With the arrival of fall, consumers will start seeking out soups on menus, providing operators with a sales-boosting opportunity—especially when offering soup in combination with additional menu options.
According to Technomic’s 2016 Left Side of the Menu: Soup & Salad Consumer Trend Report, powered by Ignite, 53% of consumers say that it’s very important that soup they order at restaurants can be bundled with other food. With diners increasingly looking for healthier meal options, soup and salad combos can be a great profit driver in restaurants.
Offering innovative, craveable soups and salads can entice more diners to try soup and salad combinations. With these trending options for soup and salad pairings, soups have the potential to quickly become a hot seller.
1. Seasonal soups and LTOs
Limited-time offers and seasonal flavors are a great way to get diners interested in new menu items. In Technomic’s 2016 Healthy Eating Consumer Trend Report, 65% of consumers say they are more likely to buy seasonal foods and beverages, and nearly a third (29%) say they’d pay more for those items.
Soups and salads are stellar seasonal sellers—even during warm months. Autumn soups, such as butternut squash or pumpkin soup, pair well with hearty grain salads, and during summertime, chilled soups such as gazpacho or cold cucumber bisque are delicious alongside vegetable-forward salads that feature summer’s bounty—think fresh corn, snap peas, tomatoes, asparagus and fresh baby greens.
Additionally, in Technomic’sSoup & Salad Report, 36% of consumers 18-34 say they’d be interested in trying more cold soups, so menuing those items can drive profits from younger diners.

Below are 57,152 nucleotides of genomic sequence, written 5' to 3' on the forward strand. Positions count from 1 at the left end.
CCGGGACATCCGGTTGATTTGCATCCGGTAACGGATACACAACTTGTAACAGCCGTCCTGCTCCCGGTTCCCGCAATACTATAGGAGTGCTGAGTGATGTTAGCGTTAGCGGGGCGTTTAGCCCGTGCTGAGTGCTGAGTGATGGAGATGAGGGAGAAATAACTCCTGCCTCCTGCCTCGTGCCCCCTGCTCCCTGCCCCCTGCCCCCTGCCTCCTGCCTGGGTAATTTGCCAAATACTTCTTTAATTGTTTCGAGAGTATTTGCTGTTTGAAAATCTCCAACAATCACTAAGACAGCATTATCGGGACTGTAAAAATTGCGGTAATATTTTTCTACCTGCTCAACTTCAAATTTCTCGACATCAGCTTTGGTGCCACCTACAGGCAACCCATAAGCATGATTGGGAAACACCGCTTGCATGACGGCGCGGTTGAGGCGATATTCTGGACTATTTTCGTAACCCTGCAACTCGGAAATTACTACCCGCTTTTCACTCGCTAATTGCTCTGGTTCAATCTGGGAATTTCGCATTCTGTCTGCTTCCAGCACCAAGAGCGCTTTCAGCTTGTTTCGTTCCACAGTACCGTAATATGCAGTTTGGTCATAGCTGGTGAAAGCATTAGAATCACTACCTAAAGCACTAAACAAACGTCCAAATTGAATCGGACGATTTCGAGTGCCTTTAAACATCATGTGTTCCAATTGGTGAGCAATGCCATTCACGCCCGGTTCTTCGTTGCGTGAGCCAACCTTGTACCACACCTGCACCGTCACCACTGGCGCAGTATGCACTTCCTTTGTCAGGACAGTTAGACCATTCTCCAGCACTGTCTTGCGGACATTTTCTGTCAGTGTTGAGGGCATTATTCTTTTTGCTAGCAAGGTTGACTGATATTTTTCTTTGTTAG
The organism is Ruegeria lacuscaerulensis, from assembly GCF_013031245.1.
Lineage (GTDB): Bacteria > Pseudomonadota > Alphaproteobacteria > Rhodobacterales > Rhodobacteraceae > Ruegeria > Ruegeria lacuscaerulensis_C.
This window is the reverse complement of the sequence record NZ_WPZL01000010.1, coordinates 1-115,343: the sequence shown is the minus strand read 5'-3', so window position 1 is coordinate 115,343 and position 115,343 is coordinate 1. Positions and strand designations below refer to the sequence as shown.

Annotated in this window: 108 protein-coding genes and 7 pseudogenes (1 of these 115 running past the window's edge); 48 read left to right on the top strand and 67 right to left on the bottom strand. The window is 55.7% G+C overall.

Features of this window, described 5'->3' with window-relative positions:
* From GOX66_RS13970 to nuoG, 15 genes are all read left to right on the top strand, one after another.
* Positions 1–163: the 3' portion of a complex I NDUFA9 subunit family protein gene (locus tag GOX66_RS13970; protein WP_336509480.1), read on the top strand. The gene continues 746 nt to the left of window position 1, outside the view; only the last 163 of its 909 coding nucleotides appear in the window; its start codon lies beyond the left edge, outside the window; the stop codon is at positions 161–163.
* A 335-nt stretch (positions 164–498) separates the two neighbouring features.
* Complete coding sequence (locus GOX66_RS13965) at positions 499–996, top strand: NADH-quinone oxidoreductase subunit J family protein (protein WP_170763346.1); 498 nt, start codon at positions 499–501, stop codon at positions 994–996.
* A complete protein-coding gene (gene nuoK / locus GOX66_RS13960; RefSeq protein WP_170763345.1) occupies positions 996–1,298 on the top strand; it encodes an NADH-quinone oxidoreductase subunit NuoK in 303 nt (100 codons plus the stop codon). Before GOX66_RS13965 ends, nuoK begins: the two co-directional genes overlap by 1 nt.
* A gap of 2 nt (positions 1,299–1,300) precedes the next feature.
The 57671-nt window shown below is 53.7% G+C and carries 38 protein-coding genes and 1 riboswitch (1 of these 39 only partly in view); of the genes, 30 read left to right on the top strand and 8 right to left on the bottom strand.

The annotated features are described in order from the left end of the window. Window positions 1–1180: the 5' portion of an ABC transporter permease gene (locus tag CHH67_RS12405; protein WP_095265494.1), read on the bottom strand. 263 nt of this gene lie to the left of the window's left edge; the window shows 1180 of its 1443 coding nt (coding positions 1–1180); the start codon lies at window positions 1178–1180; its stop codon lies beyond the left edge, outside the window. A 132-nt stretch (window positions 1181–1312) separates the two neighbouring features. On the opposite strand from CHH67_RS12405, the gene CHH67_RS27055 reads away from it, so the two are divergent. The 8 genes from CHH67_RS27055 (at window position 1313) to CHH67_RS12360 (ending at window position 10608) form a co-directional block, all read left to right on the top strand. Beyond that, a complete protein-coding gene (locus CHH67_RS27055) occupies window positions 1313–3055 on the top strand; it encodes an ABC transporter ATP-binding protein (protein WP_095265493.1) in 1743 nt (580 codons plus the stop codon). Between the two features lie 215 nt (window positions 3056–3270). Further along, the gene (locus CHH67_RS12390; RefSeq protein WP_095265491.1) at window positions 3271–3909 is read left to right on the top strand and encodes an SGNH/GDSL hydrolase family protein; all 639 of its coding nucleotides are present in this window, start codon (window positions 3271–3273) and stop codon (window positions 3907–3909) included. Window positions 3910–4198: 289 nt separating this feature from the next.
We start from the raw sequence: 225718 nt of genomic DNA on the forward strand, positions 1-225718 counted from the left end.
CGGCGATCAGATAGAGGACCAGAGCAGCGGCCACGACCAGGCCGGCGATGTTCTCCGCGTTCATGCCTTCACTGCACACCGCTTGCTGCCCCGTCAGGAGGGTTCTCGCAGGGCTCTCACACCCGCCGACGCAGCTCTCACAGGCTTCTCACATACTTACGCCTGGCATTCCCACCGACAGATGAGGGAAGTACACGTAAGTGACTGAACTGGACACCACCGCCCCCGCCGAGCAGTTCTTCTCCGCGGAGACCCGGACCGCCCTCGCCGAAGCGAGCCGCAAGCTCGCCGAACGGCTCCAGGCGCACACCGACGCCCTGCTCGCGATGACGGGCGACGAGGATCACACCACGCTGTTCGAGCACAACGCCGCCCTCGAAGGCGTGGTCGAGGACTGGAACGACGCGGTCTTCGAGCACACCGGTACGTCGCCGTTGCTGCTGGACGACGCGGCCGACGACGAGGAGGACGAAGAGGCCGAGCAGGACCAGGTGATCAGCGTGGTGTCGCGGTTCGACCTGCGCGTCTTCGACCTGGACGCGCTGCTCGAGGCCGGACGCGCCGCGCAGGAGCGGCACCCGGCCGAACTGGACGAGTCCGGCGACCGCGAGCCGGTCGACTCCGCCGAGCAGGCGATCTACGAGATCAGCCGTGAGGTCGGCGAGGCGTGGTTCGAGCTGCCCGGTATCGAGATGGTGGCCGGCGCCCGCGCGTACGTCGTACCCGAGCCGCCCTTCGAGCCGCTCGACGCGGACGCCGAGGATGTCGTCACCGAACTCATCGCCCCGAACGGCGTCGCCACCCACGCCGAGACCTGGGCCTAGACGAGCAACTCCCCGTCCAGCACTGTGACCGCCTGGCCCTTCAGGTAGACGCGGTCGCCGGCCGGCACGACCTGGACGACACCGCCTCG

2. Ethnic eats
Trying new flavors is popular among diners, with 50% of consumers saying they’d be interested in trying new or unique types of soup and 37% saying they’d be interested in trying more ethnic soups, according to the Soup & Salad Report.
Ethnic choices, including Greek, Asian, and Southwest salads, are popular among diners looking for healthy options, while soups such as ramen, gumbo and matzo ball soup are growing in popularity. Consumers looking to try new ingredients may look to soup and salad when they want familiar items with a twist, making ethnic options a perfect choice.
3. Health-conscious combos
While healthfulness isn’t the No. 1 thing that creates value for consumers, it is indeed a traffic driver. Consumers are increasingly seeking healthy options from foodservice locations, so offering lower-calorie, low-carb, gluten-free and veggie-focused menu items can increase sales of soup and salad pairings.
For health-conscious diners, consider serving soup and salad options that have superfood ingredients in them, such as black beans, spinach, broccoli, tomatoes, ginger and soy. Black bean soup topped with avocado pairs well with taco salads, for instance.
Offering healthier soup and salad combos can be better for the bottom line, too, since those items can be marketed as premium options. According to the Soup & Salad Report,42% of consumers say they are more likely to purchase, and are willing to pay more for, salads described as premium.
4. Twists on classics
Data shows that tomato soup is considered to be one of the most comforting and healthy soups, and in Technomic’s Soup & Salad Report, 41% of consumers say they would order tomato soup at a foodservice location if it was available.
Tomato soup provides a great base to show off new, interesting and differentiating ingredients like ancho chilis, locally sourced craft beer or Sriracha. Because tomato soup is both familiar and well-liked, it’s a great option for pairing with other foods. Best of all, tomato soup can be paired with just about any salad—the ever-popular Caesar, farro-and-winter-squash salad in the fall, a citrus-kale salad in the winter or even a classic spring mix.